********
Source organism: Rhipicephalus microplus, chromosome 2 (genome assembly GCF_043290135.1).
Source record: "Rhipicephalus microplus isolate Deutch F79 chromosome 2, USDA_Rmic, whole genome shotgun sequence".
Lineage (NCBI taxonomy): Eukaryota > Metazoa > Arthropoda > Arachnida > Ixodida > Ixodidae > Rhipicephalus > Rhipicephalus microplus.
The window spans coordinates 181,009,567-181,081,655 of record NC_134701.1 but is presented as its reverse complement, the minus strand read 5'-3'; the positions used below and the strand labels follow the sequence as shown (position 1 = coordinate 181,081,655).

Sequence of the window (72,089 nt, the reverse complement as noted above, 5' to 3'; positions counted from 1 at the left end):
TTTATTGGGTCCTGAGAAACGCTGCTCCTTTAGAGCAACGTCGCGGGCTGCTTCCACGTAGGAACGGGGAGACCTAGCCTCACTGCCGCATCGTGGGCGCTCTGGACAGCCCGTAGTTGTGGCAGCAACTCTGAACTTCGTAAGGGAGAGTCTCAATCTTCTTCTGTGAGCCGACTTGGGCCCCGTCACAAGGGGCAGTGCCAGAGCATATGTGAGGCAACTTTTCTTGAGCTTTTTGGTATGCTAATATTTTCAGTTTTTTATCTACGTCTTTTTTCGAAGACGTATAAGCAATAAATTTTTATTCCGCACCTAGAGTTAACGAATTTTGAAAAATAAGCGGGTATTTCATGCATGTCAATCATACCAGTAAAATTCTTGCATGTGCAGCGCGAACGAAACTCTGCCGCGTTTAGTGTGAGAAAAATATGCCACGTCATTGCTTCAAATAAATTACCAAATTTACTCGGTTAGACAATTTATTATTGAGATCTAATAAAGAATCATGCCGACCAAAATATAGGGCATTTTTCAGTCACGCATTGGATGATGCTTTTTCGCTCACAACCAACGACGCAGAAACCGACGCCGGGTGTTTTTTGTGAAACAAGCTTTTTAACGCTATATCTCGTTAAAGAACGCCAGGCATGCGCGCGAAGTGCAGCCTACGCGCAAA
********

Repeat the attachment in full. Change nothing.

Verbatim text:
Source organism: Rhipicephalus microplus, chromosome 2 (genome assembly GCF_043290135.1).
Source record: "Rhipicephalus microplus isolate Deutch F79 chromosome 2, USDA_Rmic, whole genome shotgun sequence".
Lineage (NCBI taxonomy): Eukaryota > Metazoa > Arthropoda > Arachnida > Ixodida > Ixodidae > Rhipicephalus > Rhipicephalus microplus.
The window spans coordinates 181,009,567-181,081,655 of record NC_134701.1 but is presented as its reverse complement, the minus strand read 5'-3'; the positions used below and the strand labels follow the sequence as shown (position 1 = coordinate 181,081,655).

Sequence of the window (72,089 nt, the reverse complement as noted above, 5' to 3'; positions counted from 1 at the left end):
TTTATTGGGTCCTGAGAAACGCTGCTCCTTTAGAGCAACGTCGCGGGCTGCTTCCACGTAGGAACGGGGAGACCTAGCCTCACTGCCGCATCGTGGGCGCTCTGGACAGCCCGTAGTTGTGGCAGCAACTCTGAACTTCGTAAGGGAGAGTCTCAATCTTCTTCTGTGAGCCGACTTGGGCCCCGTCACAAGGGGCAGTGCCAGAGCATATGTGAGGCAACTTTTCTTGAGCTTTTTGGTATGCTAATATTTTCAGTTTTTTATCTACGTCTTTTTTCGAAGACGTATAAGCAATAAATTTTTATTCCGCACCTAGAGTTAACGAATTTTGAAAAATAAGCGGGTATTTCATGCATGTCAATCATACCAGTAAAATTCTTGCATGTGCAGCGCGAACGAAACTCTGCCGCGTTTAGTGTGAGAAAAATATGCCACGTCATTGCTTCAAATAAATTACCAAATTTACTCGGTTAGACAATTTATTATTGAGATCTAATAAAGAATCATGCCGACCAAAATATAGGGCATTTTTCAGTCACGCATTGGATGATGCTTTTTCGCTCACAACCAACGACGCAGAAACCGACGCCGGGTGTTTTTTGTGAAACAAGCTTTTTAACGCTATATCTCGTTAAAGAACGCCAGGCATGCGCGCGAAGTGCAGCCTACGCGCAAA